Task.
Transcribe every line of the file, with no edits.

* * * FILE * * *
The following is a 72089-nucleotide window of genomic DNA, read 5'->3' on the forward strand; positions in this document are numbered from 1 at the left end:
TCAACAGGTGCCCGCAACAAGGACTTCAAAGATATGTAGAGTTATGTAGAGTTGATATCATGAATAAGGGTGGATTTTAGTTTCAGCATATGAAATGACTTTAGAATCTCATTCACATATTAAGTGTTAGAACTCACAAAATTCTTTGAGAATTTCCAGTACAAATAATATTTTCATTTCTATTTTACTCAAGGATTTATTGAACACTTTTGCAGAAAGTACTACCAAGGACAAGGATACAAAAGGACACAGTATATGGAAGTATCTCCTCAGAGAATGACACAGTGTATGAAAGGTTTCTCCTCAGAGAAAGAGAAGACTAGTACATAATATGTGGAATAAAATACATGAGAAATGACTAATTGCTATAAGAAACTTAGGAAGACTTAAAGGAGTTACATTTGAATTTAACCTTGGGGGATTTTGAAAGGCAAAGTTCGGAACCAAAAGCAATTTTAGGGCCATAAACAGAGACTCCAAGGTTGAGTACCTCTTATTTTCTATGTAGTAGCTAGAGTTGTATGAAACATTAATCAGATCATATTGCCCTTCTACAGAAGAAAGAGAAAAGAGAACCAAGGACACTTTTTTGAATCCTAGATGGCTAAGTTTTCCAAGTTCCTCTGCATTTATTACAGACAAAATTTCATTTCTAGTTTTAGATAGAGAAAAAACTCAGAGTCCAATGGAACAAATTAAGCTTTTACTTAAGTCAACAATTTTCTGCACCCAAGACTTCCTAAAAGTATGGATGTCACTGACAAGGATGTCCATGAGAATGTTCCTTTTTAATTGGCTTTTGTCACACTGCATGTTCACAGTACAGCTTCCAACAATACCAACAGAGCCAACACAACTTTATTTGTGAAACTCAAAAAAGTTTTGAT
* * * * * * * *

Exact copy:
The following is a 72089-nucleotide window of genomic DNA, read 5'->3' on the forward strand; positions in this document are numbered from 1 at the left end:
TCAACAGGTGCCCGCAACAAGGACTTCAAAGATATGTAGAGTTATGTAGAGTTGATATCATGAATAAGGGTGGATTTTAGTTTCAGCATATGAAATGACTTTAGAATCTCATTCACATATTAAGTGTTAGAACTCACAAAATTCTTTGAGAATTTCCAGTACAAATAATATTTTCATTTCTATTTTACTCAAGGATTTATTGAACACTTTTGCAGAAAGTACTACCAAGGACAAGGATACAAAAGGACACAGTATATGGAAGTATCTCCTCAGAGAATGACACAGTGTATGAAAGGTTTCTCCTCAGAGAAAGAGAAGACTAGTACATAATATGTGGAATAAAATACATGAGAAATGACTAATTGCTATAAGAAACTTAGGAAGACTTAAAGGAGTTACATTTGAATTTAACCTTGGGGGATTTTGAAAGGCAAAGTTCGGAACCAAAAGCAATTTTAGGGCCATAAACAGAGACTCCAAGGTTGAGTACCTCTTATTTTCTATGTAGTAGCTAGAGTTGTATGAAACATTAATCAGATCATATTGCCCTTCTACAGAAGAAAGAGAAAAGAGAACCAAGGACACTTTTTTGAATCCTAGATGGCTAAGTTTTCCAAGTTCCTCTGCATTTATTACAGACAAAATTTCATTTCTAGTTTTAGATAGAGAAAAAACTCAGAGTCCAATGGAACAAATTAAGCTTTTACTTAAGTCAACAATTTTCTGCACCCAAGACTTCCTAAAAGTATGGATGTCACTGACAAGGATGTCCATGAGAATGTTCCTTTTTAATTGGCTTTTGTCACACTGCATGTTCACAGTACAGCTTCCAACAATACCAACAGAGCCAACACAACTTTATTTGTGAAACTCAAAAAAGTTTTGAT